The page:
Flood-damaged soybeans could result in marketing headaches; keep it separated

ST. PAUL — Farmers who have flooded grain after September's storms are advised to store it separately from their non-flooded grain. 

Bob Zelenka, executive director of the Minnesota Grain and Feed Association, advises farmers to bring in a representative sample of the damaged product to a local elevator or a USDA-designated agency that can provide an official inspection to determine the grain's marketability. Producers may contact MGFA to find a USDA-designated inspection agency. 

"I would encourage them to work with their local country elevator to determine the extent of the damage and the strategy for finding a market for those grains. There's a good chance that a lot of these soybeans are in good shape and they can market them with their other soybeans. They need to determine that first," Zelenka said.

Zelenka has heard of soybean processors that have expressed concerned about the quality of flooded grain. He said a couple have indicated they won't accept soybeans damaged by flooding.

"I think the country elevators might be more willing to work with their customers to determine how bad the problem is for an individual producer and work with them to recondition the grain, if necessary, or whatever needs to be done to find a market for them," he said.


Seth Naeve, a University of Minnesota associate professor of agronomy and plant genetics, said farmers who risk blending grain from flooded fields into their silo or bin risk getting the whole lot rejected when it's delivered to an elevator. Also, wet soybeans blended in could cause rotting problems. Flooded grain bears the risk of mold, which turns the seeds black, and mycotoxins.

"Instead of losing a few acres, they could lose a hew hundred acres," by blending, he said.

Elevators use a grain grading system to determine the quality of grain.

"Typically, they allow about two percent damage within the grain that's delivered," Naeve said, but he also advises farmers to check with their local elevator to see what will be accepted.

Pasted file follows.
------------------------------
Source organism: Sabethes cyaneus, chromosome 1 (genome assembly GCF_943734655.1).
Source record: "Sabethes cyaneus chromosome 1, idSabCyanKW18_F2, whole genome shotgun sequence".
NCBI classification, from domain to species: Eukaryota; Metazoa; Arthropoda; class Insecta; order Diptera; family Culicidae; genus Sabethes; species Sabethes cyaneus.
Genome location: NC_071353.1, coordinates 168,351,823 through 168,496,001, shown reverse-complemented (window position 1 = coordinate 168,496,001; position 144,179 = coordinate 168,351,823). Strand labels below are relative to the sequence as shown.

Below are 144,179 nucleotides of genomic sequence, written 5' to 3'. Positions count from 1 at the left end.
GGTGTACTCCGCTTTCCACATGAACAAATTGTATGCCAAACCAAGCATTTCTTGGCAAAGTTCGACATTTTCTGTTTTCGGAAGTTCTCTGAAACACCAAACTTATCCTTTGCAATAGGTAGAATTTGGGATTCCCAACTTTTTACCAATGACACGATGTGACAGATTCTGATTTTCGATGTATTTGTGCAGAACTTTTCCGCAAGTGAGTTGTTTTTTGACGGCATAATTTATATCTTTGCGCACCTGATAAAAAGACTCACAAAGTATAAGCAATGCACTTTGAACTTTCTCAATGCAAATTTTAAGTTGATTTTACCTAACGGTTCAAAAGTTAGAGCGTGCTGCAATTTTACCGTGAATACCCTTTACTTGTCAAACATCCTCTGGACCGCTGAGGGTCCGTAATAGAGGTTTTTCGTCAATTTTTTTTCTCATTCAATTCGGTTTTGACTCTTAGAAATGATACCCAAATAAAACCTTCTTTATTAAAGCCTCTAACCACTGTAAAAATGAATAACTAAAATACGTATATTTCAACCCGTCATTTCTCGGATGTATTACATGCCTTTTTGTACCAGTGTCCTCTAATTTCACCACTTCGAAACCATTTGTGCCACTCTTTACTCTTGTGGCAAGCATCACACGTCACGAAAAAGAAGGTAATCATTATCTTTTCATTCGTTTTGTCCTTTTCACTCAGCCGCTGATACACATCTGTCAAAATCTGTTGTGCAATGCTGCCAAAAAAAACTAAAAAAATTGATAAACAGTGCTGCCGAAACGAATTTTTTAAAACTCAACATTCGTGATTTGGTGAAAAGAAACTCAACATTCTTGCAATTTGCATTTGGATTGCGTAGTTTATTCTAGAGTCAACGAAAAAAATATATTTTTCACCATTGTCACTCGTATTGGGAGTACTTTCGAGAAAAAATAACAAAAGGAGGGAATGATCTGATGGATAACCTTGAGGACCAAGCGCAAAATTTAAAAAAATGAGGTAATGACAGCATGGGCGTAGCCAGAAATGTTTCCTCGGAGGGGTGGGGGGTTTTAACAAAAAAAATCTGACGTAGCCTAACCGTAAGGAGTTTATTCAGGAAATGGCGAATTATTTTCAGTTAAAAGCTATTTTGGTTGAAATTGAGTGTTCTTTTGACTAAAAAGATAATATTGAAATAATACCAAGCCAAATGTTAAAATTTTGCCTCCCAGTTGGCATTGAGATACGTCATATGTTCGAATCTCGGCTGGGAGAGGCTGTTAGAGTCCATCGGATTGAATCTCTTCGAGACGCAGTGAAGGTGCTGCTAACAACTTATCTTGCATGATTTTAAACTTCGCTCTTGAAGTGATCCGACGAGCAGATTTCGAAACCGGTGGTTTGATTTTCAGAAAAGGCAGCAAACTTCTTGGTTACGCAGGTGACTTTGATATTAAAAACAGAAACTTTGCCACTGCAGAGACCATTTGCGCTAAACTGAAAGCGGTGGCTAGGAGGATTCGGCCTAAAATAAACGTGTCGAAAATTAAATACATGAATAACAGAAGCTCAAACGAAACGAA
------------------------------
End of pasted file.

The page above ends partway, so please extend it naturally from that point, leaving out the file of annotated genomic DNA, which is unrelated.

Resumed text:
Keeping flood grain separated can also be helpful for accurate documentation for insurance and disaster relief assistance claims.

Perhaps a silver lining for crop producers in southern Minnesota is the timing of September's floods were not as bad as they could have been. Almost all of the region's soybeans were fully mature and ready for harvest, which likely made them less susceptible to damage than if they were still growing, said Naeve.

Speaking Oct. 7, he said some areas still had water in fields along crested rivers.

"In those flooded areas, we could have up to 100 percent damage (in soybeans)," he said. 


Other areas that had water on fields for a few hours could have virtually no damage. 

"And then the other piece of this is those acreages that were flooded, although significant, it's not the majority of acreages within those counties," he said. 

Naeve estimates no more than 5 percent of the state's acres were affected. 

Damage to corn ears was less extensive than to soybean pods, but corn producers could be facing other problems, like stalk rot.

"Farmers have to be diligent about getting out there and harvesting as quickly as they can. If the quality is good, they need to get in there and harvest," Naeve said.

Farmers should harvest non-flooded portions of fields first.

Producers who can't sell their flood-damaged grain should speak with their crop insurance provider. Other resources are Extension educators, the Minnesota Farmers Assistance Network or the Farm Advocate Program. 

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